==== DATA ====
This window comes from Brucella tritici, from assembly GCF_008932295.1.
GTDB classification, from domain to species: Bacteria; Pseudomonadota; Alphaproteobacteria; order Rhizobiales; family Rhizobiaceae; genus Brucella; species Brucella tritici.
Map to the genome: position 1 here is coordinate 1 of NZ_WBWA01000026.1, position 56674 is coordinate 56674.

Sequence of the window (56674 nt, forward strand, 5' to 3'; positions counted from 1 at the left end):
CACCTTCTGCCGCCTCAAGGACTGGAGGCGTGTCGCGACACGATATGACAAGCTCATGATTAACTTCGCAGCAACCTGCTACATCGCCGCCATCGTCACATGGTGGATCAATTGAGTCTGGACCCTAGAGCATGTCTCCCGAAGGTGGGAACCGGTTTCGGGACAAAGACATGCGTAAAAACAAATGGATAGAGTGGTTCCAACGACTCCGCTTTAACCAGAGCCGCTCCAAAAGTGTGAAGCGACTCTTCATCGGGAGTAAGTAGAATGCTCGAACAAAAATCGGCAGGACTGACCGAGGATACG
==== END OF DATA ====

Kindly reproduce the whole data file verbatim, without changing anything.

This window comes from Brucella tritici, from assembly GCF_008932295.1.
GTDB classification, from domain to species: Bacteria; Pseudomonadota; Alphaproteobacteria; order Rhizobiales; family Rhizobiaceae; genus Brucella; species Brucella tritici.
Map to the genome: position 1 here is coordinate 1 of NZ_WBWA01000026.1, position 56674 is coordinate 56674.

Sequence of the window (56674 nt, forward strand, 5' to 3'; positions counted from 1 at the left end):
CACCTTCTGCCGCCTCAAGGACTGGAGGCGTGTCGCGACACGATATGACAAGCTCATGATTAACTTCGCAGCAACCTGCTACATCGCCGCCATCGTCACATGGTGGATCAATTGAGTCTGGACCCTAGAGCATGTCTCCCGAAGGTGGGAACCGGTTTCGGGACAAAGACATGCGTAAAAACAAATGGATAGAGTGGTTCCAACGACTCCGCTTTAACCAGAGCCGCTCCAAAAGTGTGAAGCGACTCTTCATCGGGAGTAAGTAGAATGCTCGAACAAAAATCGGCAGGACTGACCGAGGATACG